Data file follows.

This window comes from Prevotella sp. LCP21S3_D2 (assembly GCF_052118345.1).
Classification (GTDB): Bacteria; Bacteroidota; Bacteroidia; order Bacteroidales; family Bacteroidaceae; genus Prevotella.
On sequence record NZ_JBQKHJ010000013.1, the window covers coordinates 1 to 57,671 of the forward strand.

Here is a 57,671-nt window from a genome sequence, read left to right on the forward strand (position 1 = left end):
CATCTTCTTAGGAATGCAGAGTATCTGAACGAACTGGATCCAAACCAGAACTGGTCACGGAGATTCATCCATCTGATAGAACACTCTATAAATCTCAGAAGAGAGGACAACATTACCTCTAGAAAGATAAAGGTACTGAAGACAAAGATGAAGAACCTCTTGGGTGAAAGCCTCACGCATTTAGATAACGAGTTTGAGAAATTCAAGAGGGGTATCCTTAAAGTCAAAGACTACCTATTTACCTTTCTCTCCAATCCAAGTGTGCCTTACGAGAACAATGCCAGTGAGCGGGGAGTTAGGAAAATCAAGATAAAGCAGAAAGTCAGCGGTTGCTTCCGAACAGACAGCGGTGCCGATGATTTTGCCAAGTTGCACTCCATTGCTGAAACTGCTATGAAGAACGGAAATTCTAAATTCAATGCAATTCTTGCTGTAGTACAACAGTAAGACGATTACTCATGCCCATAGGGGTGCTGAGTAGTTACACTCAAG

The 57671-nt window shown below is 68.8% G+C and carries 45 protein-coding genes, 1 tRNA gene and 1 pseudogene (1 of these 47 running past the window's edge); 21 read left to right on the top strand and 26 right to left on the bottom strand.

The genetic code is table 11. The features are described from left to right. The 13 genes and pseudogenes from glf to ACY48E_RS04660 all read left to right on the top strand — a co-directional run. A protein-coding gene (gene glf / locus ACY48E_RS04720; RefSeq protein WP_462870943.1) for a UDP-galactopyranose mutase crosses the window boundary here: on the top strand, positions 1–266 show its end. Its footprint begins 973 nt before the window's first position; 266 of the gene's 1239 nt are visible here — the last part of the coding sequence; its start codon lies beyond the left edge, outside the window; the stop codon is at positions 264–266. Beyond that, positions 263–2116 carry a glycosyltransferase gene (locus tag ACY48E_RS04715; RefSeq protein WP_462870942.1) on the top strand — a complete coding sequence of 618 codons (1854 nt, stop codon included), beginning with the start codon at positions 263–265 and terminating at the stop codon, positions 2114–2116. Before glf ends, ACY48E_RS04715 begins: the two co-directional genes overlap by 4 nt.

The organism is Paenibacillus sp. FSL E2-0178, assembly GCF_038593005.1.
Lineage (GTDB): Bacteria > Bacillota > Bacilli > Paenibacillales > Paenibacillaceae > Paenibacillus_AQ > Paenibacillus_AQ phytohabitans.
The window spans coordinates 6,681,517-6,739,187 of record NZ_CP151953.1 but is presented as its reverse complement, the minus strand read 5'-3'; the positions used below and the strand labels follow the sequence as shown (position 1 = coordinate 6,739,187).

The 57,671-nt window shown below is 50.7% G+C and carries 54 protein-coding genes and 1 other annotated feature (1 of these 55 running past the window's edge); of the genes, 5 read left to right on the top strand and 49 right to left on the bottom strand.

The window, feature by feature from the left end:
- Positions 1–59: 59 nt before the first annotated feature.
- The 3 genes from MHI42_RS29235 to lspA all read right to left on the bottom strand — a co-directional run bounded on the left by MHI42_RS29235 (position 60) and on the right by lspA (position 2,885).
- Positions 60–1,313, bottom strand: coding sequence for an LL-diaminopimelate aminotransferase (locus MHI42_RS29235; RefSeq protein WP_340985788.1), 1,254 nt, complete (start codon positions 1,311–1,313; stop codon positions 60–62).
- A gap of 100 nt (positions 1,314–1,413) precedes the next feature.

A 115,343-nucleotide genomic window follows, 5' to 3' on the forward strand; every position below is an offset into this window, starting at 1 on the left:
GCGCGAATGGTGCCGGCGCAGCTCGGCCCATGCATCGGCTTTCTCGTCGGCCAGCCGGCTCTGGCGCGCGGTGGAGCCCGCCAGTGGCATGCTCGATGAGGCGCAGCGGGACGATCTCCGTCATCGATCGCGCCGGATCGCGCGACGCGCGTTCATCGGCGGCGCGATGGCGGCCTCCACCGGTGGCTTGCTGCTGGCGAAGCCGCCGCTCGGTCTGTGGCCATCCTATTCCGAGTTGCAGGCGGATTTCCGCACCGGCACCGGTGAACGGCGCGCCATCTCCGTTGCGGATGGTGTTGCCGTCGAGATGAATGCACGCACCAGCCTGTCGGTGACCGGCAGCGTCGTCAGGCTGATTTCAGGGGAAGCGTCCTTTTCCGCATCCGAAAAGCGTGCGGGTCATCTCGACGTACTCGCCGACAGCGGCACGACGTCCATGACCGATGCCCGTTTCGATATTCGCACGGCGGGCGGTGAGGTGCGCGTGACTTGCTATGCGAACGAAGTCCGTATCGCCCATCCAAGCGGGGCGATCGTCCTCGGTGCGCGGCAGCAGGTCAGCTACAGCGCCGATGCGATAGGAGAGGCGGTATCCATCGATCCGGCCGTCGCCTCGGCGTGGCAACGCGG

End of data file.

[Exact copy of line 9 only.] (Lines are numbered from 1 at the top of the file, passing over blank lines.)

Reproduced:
Lineage (GTDB): Bacteria > Bacillota > Bacilli > Paenibacillales > Paenibacillaceae > Paenibacillus_AQ > Paenibacillus_AQ phytohabitans.